First anniversary takes place on Tuesday
TRURO – Rae Dennis will never forget Sept. 10, 2012.
Waters rose well over the banks of the Salmon River under the Walker Street Bridge.
The Park Street resident was busy trying to salvage her home of 49 years with her husband Leonard and the rest of their neighbours as flood waters turned their neighbourhood into a river.
“We were cleaning up after it for quite a while,” Dennis said Monday, while taking a break from baking a chocolate cake. “The water was muddy and left a lot of sediment in the basement.”
More than 100 millimetres of rain fell on Colchester County the night before and throughout the day on Sept. 10 as Hurricane Leslie rolled through, causing dikes along the Salmon and North rivers to breach and leading to significant flooding in Truro. In all, the flood caused about $3.5-million in damages.
It left residents like Dennis scrambling to get their belongings to higher ground.
“We had moved all our stuff upstairs because we would have lost it again,” Dennis said, having learned costly lessons in previous floods. “We kept the sump pump going. We don’t keep much in the basement. You can’t rely on insurance because you just don’t get it anymore.”
But at least Dennis could stay in her home. Other residents nearby were evacuated, along with others on Avon Street in Bible Hill and some on Farnham Road, and were taken to shelters across the county.
Horses also had to be evacuated from the lower barns at Truro Raceway, which were under a few feet of water. Businesses on Robie Street also ended up submerged and the contents of storage containers at Eddy Group in Salmon River were destroyed.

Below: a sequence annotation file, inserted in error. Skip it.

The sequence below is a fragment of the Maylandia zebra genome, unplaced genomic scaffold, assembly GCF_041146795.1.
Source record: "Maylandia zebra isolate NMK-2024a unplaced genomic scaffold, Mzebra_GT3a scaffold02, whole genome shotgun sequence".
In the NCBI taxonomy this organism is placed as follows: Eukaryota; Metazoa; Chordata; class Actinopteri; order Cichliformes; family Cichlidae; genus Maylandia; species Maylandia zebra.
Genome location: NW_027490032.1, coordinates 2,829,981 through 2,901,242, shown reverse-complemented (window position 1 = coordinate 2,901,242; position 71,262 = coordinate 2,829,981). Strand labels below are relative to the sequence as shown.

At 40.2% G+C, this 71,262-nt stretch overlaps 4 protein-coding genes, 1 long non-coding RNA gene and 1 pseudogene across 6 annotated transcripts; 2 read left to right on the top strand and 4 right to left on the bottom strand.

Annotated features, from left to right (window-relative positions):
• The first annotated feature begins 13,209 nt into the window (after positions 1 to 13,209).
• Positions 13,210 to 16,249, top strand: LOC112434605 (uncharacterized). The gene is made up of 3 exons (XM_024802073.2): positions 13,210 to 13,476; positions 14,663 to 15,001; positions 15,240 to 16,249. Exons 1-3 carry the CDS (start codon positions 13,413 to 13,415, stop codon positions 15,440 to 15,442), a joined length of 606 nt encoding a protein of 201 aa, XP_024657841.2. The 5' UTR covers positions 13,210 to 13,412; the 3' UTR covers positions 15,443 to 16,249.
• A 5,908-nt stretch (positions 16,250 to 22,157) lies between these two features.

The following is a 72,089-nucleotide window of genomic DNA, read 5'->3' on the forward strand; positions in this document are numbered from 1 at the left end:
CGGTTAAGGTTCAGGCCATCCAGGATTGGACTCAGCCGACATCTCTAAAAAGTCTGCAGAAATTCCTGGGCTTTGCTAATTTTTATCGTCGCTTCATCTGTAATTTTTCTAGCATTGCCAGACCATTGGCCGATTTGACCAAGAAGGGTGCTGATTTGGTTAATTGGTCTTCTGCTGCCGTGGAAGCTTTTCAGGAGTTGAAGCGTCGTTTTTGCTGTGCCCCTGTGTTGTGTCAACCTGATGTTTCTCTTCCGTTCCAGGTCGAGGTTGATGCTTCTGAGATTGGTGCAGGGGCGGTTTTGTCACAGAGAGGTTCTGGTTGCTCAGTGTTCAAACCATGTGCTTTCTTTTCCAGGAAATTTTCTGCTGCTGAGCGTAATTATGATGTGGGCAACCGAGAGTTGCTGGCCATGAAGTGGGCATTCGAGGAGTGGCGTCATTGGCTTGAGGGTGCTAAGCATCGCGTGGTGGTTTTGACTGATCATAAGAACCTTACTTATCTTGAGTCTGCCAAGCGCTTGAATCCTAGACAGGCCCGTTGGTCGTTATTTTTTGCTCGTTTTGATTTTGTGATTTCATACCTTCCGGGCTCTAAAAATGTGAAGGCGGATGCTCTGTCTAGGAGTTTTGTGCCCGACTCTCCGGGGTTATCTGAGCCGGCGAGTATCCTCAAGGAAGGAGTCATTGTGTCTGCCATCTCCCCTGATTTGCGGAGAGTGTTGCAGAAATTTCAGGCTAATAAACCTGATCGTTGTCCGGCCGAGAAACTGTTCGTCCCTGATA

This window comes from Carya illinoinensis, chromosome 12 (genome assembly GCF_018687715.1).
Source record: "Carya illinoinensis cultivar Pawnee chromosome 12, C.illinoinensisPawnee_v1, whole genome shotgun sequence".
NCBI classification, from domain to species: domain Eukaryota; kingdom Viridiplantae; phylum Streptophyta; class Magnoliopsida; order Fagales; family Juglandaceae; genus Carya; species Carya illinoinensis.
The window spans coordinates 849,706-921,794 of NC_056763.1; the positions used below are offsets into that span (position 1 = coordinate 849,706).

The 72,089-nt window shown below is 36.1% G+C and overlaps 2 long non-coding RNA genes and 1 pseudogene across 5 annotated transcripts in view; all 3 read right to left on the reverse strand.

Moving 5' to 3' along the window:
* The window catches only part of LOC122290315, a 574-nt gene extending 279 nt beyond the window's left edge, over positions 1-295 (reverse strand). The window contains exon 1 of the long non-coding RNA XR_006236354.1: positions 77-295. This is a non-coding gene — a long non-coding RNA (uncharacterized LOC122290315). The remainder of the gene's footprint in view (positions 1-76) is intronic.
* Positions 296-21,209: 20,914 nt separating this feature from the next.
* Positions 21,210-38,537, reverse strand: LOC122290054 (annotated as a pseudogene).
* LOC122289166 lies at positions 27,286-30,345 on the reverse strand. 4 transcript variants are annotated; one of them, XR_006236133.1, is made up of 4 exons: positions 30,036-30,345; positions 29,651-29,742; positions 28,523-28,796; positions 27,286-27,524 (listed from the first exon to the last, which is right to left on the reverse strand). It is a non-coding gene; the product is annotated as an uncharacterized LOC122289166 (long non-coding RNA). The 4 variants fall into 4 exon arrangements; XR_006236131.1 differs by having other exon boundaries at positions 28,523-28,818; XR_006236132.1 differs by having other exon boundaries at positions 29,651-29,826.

Due to flood conditions and washouts, the only way in and out of town was through McClure’s Mills and Truro Heights roads.
Although many of the residents affected had dealt with flooding before, last year’s event caught most off guard because of its timing. Traditionally spring is flood season in Colchester as ice jams are the usual culprit, backing up rivers and causing them to overflow their banks.
The flood, which was followed by another, less severe one two weeks later, seemed to spark a change in government. At all levels, politicians took a serious stance in wanting to prevent such events from happening again.
Premier Darrell Dexter was in Truro just days later announcing funding to help prevent future events. The provincial government also got right to work repairing the berm, which had given way along the North River behind Molly’s Dairy Bar.
Since then, there has also been extensive work done to the river banks behind the Timbit Soccer Complex on Park Street and next to the Park Street bridge.
Currently, a retention pond is being constructed next to Truro Elementary School, among other projects.
“All of this is going on quietly as people go about their daily business,” Truro Mayor Bill Mills said. “But it’s happening and this is just the beginning.”
More work is scheduled for the future for the dikes along the Salmon River behind Stanfield’s Ltd. and dredging is also in the works to help improve water flow through the rivers.
Mills said he feels the area has become a leader in flood prevention.
“This isn’t just significant for Colchester County, but the work we’re doing here can have benefits province wide.”